© JIM MARSHALL PHOTOGRAPHY LLC, 1969

After the Apple SoHo event we went across the street to the Morrison Hotel Gallery Loft for the exclusive showing of Jim Marshall’s photography exhibit, Pocket Cash. We soaked in the ambiance of the exhibit and partook of Woodford Reserve Kentucky Straight Burbon. Peter Blachley of the Morrison Hotel Gallery told us that the only burbon Jim Marshall would drink is Woodford Reserve. Now I know why as that was the best whiskey sour I ever tasted 😉 We then purchased the paperback edition of Pocket Cash and headed back to Connecticut. We were thankful we attended this event and honored Jim Marshall’s memory.

Thank you Morrison Hotel Gallery, Chronicle Books, Apple SoHo Store and the Estate of Jim Marshall for a lovely evening filled with fond remembrances.


Owsley “Bear” Stanley 1935-2011

I was upset to learn of Owsley “Bear” Stanley‘s untimely death last night. I had just come home from Brooklyn, logged into Facebook when I picked up the R.I.P. Bear discussion threads taking place with Sam Cutler and Bill Kreutzmann.

It hit me like a thunderbolt…. sigh…

As one of many extended Dead family members my heart goes out to Bear’s family, Sam Cutler, the members of the Grateful Dead and all who knew him in San Francisco, Australia and elsewhere.

My purpose in writing this blog post today is to pay tribute to Owsley “Bear” Stanley. He made significant contributions to our counter-culture as a chemist, genius sound engineer, band manager, and music archivist.

I just read Bob Weir and Phil Lesh‘s thoughts about Bear and wanted to share them with you from dead.net

Bob Weir wrote:

I met Owsley at the age of eighteen. I had just left home, having run off with a Rock&Roll band. Bear, as we knew him, was one of my all-time biggest influences. Always, when I think of him, I think of the endless stuff he taught me or somehow made me realize, all stuff that I’ve been able to use to the benefit of countless people who probably don’t know much about him or how deeply he influenced me and the rest of the band. Most important was the approach he taught me and us: Always be open and engaging – always critical and questioning, but not negatively so much as playfully. He taught me to take myself and my interests out of the picture and work with the subject under consideration so that the best deductions or conclusions are made. I guess this means working from the point of view of the higher self, though that term never came up; it was always just assumed…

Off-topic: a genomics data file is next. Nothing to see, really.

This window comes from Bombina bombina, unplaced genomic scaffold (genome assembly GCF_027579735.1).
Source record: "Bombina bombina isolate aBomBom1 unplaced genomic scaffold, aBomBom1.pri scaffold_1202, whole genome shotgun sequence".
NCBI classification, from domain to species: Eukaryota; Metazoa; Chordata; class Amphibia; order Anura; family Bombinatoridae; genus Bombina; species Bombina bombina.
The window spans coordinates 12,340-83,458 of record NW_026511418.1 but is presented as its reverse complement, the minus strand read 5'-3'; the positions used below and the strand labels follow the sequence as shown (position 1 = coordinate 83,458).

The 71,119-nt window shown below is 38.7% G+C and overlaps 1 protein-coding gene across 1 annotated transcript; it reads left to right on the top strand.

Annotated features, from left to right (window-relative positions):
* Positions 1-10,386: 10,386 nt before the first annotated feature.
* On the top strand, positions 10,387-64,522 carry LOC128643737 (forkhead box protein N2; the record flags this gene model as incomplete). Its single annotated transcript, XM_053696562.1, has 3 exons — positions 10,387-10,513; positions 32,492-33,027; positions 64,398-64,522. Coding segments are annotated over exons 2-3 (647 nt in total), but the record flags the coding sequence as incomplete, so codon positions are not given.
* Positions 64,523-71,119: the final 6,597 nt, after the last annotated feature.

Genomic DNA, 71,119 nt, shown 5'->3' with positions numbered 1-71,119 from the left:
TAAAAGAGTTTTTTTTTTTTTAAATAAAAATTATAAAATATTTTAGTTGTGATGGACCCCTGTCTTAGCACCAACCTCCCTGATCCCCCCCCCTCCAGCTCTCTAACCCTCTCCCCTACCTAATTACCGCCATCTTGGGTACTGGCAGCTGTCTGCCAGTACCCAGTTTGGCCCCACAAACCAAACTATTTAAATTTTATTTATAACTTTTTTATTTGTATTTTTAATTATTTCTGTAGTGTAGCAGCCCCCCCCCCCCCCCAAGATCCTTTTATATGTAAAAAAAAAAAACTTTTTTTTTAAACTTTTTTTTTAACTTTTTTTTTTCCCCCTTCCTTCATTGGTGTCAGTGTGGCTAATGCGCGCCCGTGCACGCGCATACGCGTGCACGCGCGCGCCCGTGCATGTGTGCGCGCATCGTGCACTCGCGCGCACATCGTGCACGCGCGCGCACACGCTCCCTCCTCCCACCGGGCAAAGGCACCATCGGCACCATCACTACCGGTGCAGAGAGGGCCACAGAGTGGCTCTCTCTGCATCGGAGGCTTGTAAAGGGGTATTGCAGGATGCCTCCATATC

-Bob Weir

From Phil Lesh:

A Beautiful Mind

I received a text in the middle of last night that Bear Stanley has died in a car accident in Australia. Bear, for me, was a true kindred spirit; when we first met, it was as if I had met a long-lost brother from another lifetime. I am heartbroken and devastated at his passing.

He was a friend, a brother, an inspiration, and our patron at the very beginning of our creative lives. We owe him more than what can be counted or added up- his was a mind that refused to accept limits, and he reinforced in us that striving for the infinite, the refusal to accept the status quo, that has informed so much of our work.

He never gave up his quest for pushing the limits of whatever he was working on. We had just been discussing his concept of point-source sound reinforcement in relation to a new project of mine, and his vision incorporated the latest developments in technology and perceptual research.

My heart goes out to his family, for whom he had such love and pride- his wife Sheilah, his children, grand-children, and great-grandchildren- who have lost their patriarch.

A mind like Bear’s appears very rarely, and it’s been my privilege and honor to have known and loved two such minds- Jerry and Bear. I always laugh when I think about what Jerry once said about Bear: There’s nothing wrong with Bear that several billion fewer brain cells wouldn’t fix.

I am eternally grateful for all of the gifts that Bear brought to the scene and to the music.

Fare you well; I love you more than words can tell.

– Phil

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Happy Birthday Peter Wolf

Cover of "Blow Your Face Out"
Cover of Blow Your Face Out

I was thinking of singer, bluesman, radio disk-jockey Peter Wolf today. I strolled over to his Facebook Page and learned it is his birthday, Cool. Wishing Peter Wolf a Whammer Jammer of a birthday today!

Here’s Peter Wolf and the J. Geils Band at Fenway Park in Boston from 2010.

Blow Your Face Out